Kevin: Has this been tried elsewhere?
Michael: Well, while we haven’t heard of it much recently, it definitely is something that happened many years ago before they deregulated banking in the 1980s.
However, the term became fashionable again after the GFC where lots of countries around the world have been doing this, especially developed countries like Asia, where they were worried about their financial system. More recently, it’s been occurring in Britain and New Zealand, and still in lots of countries around Asia.
Kevin: How do they go about assessing this?
Michael: Well, it doesn’t always seem to work. It’s difficult to assess whether it’s working.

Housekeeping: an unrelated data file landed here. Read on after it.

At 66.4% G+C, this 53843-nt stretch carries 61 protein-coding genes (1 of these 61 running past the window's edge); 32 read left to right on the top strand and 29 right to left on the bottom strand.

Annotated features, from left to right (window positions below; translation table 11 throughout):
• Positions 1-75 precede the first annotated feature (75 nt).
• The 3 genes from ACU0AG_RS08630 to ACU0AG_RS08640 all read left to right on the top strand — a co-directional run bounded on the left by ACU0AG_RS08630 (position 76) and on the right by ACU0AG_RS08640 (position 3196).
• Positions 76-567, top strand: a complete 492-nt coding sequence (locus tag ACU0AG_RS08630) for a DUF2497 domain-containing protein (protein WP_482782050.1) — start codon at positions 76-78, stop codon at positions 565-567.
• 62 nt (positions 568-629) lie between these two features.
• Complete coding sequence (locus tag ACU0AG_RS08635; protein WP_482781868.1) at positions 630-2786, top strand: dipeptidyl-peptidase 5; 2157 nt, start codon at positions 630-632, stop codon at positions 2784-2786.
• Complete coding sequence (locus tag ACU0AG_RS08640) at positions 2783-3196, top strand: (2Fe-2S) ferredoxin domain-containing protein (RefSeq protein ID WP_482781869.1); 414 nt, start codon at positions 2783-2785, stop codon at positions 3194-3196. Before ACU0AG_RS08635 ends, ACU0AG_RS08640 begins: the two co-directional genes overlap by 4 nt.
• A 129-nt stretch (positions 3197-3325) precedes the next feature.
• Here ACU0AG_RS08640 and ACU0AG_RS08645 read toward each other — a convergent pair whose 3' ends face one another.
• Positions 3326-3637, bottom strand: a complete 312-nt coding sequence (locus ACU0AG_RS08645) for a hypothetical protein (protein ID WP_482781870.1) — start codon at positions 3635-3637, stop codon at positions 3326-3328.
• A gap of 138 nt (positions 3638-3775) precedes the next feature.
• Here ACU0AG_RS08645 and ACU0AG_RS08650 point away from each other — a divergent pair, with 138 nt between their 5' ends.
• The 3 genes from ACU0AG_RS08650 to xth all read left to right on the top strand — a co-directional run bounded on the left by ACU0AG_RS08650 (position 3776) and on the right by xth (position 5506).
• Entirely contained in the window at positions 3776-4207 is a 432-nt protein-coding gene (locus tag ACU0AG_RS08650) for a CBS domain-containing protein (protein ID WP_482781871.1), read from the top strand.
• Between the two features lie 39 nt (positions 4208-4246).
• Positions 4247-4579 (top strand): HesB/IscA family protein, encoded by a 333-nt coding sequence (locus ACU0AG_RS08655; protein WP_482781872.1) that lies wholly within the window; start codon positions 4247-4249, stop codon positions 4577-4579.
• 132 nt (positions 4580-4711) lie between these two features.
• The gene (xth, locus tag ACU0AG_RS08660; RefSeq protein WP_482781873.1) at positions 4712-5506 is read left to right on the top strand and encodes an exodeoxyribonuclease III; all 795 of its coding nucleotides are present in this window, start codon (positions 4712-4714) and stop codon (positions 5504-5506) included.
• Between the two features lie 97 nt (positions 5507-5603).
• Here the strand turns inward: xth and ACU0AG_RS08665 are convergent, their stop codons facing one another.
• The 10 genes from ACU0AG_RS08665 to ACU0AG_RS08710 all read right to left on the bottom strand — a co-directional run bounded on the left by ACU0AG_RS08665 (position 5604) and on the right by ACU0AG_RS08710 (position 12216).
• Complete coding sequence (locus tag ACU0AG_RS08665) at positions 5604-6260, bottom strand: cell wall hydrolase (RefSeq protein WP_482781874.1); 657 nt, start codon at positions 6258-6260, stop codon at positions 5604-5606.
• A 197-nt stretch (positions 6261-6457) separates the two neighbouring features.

Across the ditch in New Zealand, last year they decided to limit the proportion of bank loans with loan-to-value ratios of more than 80% to only 10% of new lending. In other words, they were restricting people who were borrowing large-ish amounts, hoping to stop speculation.
But despite that, Kevin, property prices in Auckland in particular — Christchurch as well — kept rising, so the Reserve Bank of New Zealand had to raise interest rates as well.
So maybe they’re not working as well as people expected.
Kevin: Can’t they just get that big sledgehammer out with the RBA and just raise interest rates?
Michael: Yes, they could, but increasing rates is, as you say, a sledgehammer. It’s a blunt instrument, and the fact is our economy is limping along at the moment and couldn’t take it.
If we raised interest rates, it would put a halt on the economy in general. On the other hand, macroprudential policies are seen by policymakers as a way of targeting specific segments of the market – in particular, property investments.